Back in June of last year, I got a chance to visit the set of Avengers: Infinity War at Atlanta’s Pinewood Studios. This is the third part in a series of articles from that trip. You can read previous interviews with Chadwick Boseman and Mark Ruffalo and Anthony and Joe Russo.
While audiences were first introduced to the Marvel Cinematic Universe with Iron Man, within the universe, Captain America was truly the first Avenger. From the first time we met Steve Rogers, who is played by Chris Evans, his commitment to saving the world for the greater good was clear.
However, the events of Captain America: Civil War changed everything. With the members of the Avengers picking sides, Cap found an ally in Natasha Romanoff aka Black Widow, who is played by Scarlett Johansson. Together the two tried to pick up the pieces of what was left of the Avengers.
“Between the events of Civil War and now, Steve and Natasha have been together, that’s how we imagined it,” said Johansson. “I think they’ve kind of been sort of flying under the radar but still taking care of business in the way that they know how to do, and I think when we find them in this film, they are just a fine, well-oiled machine. They sort of have a seamless communication between them.”
She continued, “But they’re more hardened, I think, and I think when you are working underground for such a long time and you don’t have—not that they need to have any sort of back-patting or recognition exactly—but I think when you’re sort of fighting for something that you know is important but is not being really recognized or supported by a larger organization or even like, society as a whole, I think that makes—it takes a certain toll, and you can get feelings about it in a way. So that’s kind of where we find them [in this film].”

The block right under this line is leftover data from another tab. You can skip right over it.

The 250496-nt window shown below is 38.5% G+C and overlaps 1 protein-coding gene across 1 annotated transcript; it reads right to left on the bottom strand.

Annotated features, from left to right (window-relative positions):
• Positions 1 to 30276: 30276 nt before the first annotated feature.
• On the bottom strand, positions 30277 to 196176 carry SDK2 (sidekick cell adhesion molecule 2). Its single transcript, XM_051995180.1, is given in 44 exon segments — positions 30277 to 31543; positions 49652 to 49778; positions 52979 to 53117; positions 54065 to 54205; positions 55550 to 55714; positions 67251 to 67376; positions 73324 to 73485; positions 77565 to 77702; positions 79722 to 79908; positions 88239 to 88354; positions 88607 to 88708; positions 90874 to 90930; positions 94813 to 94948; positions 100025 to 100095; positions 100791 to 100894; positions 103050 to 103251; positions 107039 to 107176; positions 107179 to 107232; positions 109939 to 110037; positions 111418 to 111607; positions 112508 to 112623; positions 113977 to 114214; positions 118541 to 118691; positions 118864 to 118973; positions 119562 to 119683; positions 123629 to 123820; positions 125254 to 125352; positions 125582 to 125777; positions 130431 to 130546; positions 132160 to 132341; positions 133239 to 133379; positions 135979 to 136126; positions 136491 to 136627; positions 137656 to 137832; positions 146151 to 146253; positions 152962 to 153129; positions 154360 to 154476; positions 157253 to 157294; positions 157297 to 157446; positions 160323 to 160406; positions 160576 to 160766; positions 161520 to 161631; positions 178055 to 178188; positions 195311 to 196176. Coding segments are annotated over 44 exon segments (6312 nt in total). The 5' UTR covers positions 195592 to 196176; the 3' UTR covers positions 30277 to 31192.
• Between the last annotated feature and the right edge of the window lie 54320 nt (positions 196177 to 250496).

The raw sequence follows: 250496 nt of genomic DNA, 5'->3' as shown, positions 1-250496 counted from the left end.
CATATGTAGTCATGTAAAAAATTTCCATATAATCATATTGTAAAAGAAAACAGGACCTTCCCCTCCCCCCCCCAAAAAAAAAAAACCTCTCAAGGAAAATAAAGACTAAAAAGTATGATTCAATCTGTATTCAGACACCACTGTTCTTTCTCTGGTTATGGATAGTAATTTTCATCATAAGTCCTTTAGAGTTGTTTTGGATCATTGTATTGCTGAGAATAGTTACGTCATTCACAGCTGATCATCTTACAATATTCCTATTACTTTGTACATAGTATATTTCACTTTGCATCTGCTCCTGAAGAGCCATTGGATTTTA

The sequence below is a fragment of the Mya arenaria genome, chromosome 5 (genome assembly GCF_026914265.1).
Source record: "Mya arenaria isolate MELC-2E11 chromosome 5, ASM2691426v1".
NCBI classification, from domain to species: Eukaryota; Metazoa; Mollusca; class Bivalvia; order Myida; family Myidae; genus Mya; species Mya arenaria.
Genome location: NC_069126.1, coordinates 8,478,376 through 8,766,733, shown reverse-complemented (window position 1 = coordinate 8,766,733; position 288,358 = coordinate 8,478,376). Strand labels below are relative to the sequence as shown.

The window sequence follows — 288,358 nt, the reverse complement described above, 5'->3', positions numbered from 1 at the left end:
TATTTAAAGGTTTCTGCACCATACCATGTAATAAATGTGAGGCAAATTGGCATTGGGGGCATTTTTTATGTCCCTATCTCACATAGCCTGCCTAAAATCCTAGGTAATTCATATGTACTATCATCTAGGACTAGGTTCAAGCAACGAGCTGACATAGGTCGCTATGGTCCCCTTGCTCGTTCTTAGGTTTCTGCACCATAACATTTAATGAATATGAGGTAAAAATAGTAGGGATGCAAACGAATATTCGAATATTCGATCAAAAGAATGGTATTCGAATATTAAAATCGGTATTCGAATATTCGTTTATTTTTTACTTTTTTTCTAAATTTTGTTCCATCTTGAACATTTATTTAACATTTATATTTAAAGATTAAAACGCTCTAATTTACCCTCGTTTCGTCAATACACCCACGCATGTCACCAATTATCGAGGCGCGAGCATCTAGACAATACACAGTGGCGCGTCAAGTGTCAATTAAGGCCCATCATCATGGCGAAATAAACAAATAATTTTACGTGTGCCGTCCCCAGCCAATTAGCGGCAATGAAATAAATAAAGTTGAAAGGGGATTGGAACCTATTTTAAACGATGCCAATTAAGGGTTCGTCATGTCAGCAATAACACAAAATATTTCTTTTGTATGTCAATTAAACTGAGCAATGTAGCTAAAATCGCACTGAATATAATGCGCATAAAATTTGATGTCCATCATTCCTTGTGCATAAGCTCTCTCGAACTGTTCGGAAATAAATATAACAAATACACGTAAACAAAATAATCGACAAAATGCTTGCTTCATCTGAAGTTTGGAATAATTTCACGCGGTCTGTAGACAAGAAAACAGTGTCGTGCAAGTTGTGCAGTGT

Evans wasn’t coy though, admitting that it has been a tough time for Cap. “I’ve dropped the shield essentially,” he said. “I kind of went rogue a little bit. But again, I think it’s in his nature to be of service, and I think to some degree in order to maintain sanity, he had to kind of function within a system. That’s how his brain works, there has to be some kind of functioning factory that he can operate within. I think Black Widow kind of, to some degree probably has a similar output, and I think we leaned on each other, especially in the face of that kind of loss coming off of Civil War. And so he’s been running these missions, answering to nobody, really. I mean, it really is the sign of a broken person.”
As for the division within the group, Evans sees hope for some peaceful unification with his old friend Tony Stark. “I don’t think either one of us are ones to hold grudges,” he said. “I think we operate a very binary, utilitarian approach to most things we do, and I don’t think we let emotion dictate our reality. It’s been a couple years, so I think we both, to some degree … not moved on, but maybe buried some things.”